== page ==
May 30--Jobs. Bike paths. Farming. Public transportation.
Though those don't seem to have much in common, all are things residents and local officials would like to be taken under consideration as the Monroe County Urbanizing Area plans develop.
The county's planning department, along with Indianapolis-based consultants MKSK, is in the beginning stages of plan development for the 2-mile radius that surrounds the city of Bloomington.
Right now, it's a diverse area that includes industry, commercial, residential areas, rural areas and karst areas. Maps of the zoning and usage areas look like Jackson Pollack paintings.
"I represent a very small portion on the east side," said resident Catherine Hoyle, who lives in the urbanizing area. "It has some very odd zoning."
Hoyle said the most important priority for her would be more active transit opportunities and areas for small-scale family and urban farming. Trails and bike paths are among the more popular priorities with many people scrawling their ideas on the large pieces of paper adorning the walls.
"The ability to bike in and out of the city safely, that would be huge," she said. "That is the main form of transportation for so many people in this community, myself included, and by designing a space for that, it makes it safer."
The west side of the county will see the first trail project begin this year, and Susan Ostby agreed it would be nice to have a more extensive alternative transportation route in the area. It could lead to a bigger sense of community, something that needs to be preserved on the west side of town.
"I'm concerned about I-69 further dividing our community," Ostby said. "I would like to keep the Bloomington character, in its own westside way."
Others seemed to agree, with about half a dozen green stickers placed beside mixed-use areas on one poster. Even more little green stickers sat alongside pictures of open spaces and quarries, showing the desire to preserve or add more of these areas in the urbanizing zone.
Duncan Campbell, president of the Monroe County Historic Preservation Board of Review, said that one of his priorities for the area is preservation, not only of historic structures but of limestone.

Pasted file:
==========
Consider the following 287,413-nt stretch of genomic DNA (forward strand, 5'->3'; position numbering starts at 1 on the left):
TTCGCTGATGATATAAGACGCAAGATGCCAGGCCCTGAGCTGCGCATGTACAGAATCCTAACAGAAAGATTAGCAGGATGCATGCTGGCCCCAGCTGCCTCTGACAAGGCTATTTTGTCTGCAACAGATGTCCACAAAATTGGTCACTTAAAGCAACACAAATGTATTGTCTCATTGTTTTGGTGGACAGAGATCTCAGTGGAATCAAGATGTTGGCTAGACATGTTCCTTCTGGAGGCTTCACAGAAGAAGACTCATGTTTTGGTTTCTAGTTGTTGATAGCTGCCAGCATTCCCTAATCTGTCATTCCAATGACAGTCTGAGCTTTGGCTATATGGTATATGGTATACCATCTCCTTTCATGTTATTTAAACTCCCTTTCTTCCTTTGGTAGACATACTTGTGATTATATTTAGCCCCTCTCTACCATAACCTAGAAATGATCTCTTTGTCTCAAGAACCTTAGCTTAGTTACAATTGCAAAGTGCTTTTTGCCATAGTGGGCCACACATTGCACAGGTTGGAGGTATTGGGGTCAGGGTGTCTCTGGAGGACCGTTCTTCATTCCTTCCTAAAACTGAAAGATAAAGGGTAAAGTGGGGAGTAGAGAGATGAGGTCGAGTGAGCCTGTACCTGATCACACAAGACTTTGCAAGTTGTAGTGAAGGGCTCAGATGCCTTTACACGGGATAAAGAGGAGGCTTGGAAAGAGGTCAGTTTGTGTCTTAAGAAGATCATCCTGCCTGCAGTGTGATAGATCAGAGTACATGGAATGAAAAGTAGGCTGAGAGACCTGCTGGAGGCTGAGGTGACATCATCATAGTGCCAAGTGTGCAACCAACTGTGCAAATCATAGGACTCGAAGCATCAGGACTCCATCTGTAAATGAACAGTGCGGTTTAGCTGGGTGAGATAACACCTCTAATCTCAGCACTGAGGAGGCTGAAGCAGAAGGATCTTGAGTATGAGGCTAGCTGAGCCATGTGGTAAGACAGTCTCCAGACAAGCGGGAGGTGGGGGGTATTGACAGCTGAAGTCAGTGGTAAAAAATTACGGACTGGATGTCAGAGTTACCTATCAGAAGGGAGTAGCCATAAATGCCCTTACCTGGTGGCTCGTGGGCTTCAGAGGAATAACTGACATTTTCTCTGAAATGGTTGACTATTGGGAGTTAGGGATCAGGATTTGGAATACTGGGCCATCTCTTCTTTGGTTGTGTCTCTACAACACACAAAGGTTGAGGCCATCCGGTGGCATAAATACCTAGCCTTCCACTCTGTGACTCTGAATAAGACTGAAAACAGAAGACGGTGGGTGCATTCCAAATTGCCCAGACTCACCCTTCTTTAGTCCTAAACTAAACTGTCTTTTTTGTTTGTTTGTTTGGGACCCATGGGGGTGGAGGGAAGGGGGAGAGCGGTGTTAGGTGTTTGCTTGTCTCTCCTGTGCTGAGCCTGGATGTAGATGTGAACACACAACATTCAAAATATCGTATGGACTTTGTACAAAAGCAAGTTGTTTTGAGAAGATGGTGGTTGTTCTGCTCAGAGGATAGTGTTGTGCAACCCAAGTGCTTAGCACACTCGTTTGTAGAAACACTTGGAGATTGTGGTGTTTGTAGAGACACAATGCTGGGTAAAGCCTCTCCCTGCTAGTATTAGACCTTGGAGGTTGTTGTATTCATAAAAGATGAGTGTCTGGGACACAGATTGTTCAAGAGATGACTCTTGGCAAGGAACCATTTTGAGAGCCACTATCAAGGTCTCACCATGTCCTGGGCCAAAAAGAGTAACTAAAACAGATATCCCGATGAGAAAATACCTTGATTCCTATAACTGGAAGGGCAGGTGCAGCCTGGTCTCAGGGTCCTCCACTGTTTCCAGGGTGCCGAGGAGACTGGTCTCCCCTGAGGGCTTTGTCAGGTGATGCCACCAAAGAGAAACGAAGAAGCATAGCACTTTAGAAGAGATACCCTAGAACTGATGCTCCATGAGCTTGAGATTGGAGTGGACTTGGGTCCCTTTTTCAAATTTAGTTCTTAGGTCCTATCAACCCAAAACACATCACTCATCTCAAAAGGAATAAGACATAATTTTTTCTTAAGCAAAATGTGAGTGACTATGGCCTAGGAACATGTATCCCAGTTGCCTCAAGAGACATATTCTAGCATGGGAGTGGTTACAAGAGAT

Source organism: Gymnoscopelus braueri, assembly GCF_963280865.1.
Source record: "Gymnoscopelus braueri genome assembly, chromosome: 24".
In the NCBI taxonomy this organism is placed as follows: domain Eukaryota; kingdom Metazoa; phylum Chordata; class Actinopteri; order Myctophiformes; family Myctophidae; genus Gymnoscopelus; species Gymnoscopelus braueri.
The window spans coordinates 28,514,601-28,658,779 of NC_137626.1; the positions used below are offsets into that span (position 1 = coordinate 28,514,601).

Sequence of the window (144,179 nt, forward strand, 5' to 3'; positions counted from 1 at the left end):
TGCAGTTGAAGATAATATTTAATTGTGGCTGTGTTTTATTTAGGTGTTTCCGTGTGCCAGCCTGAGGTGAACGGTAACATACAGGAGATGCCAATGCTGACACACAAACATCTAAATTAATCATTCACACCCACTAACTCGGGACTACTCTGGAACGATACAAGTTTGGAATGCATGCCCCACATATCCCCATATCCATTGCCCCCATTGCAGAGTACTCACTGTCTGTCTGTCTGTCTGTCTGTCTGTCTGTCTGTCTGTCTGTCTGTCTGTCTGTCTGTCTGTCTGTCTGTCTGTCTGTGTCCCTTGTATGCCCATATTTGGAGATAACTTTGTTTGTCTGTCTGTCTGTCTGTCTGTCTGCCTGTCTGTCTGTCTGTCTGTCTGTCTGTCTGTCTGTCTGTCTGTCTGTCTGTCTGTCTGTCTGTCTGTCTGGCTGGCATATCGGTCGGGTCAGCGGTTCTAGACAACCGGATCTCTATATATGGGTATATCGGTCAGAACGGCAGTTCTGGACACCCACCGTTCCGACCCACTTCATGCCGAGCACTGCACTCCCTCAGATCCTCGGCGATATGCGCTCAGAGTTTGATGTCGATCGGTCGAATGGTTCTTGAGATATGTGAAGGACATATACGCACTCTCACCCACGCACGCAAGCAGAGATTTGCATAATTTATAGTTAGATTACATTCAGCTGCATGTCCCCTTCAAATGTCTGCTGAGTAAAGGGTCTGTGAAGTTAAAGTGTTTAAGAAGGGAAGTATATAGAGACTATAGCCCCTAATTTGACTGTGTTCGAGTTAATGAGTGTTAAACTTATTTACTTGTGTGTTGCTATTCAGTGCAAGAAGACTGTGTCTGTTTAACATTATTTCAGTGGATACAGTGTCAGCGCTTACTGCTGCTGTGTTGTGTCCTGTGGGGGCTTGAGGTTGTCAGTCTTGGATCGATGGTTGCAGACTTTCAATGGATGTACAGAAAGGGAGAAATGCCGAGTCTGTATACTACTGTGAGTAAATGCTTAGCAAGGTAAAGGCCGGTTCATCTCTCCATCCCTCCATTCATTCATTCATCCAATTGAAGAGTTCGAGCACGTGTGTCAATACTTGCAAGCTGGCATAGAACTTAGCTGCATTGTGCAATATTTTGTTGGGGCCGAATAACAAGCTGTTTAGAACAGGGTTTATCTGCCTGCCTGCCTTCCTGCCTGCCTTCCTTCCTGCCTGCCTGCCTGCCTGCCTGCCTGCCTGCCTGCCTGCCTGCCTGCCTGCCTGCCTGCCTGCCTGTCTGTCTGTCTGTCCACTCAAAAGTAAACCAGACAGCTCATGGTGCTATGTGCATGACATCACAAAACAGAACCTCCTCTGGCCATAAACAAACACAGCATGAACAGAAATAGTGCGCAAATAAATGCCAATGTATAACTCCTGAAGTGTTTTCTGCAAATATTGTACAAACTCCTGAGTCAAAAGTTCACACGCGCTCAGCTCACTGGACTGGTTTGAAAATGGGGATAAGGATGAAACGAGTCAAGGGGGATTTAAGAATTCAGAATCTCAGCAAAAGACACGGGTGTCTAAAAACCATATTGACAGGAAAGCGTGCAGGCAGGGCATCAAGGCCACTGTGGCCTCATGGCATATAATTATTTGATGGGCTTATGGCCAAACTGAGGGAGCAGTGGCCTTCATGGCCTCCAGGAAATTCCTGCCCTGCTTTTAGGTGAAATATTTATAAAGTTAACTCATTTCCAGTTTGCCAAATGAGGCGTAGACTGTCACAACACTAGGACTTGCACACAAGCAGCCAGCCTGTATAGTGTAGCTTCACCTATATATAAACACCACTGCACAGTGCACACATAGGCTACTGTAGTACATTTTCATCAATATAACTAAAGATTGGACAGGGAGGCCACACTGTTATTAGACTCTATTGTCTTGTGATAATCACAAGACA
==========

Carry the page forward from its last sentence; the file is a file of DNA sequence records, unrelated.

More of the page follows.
"This is one of the richest limestone areas in the world, this area from Bloomington to Bedford," said Campbell, who also sits on the steering committee for the urbanizing area plan. "If we build on top of all of it, we're just dooming our economy and our future economy."
This kind of preservation seems almost at odds with what seemed to be the highest priority for many: jobs and employment growth.
To fill that need, clean industry might be the best way to go, said Ellettsville Fire Chief Mike Cornman. The Ellettsville Fire Department services some of the urbanizing area between Ellettsville and Bloomington, and clean industry would be good at both providing jobs (and tax dollars to local governments) and keeping public safety and quality of life high in the area.
But it's got to be the right mix for the area, Cornman said. Finding that right mix will now sit on the shoulders of MKSK, the consultant the planning department hired last December.
The group will take the information from Thursday's open house and use it to create a rough draft, or drafts, of the plan by August, said Matt Leasure, associate with MKSK. The rough drafts will be presented in the same open house style, allowing for even more public comment.
Copyright 2014 - Herald-Times, Bloomington, Ind.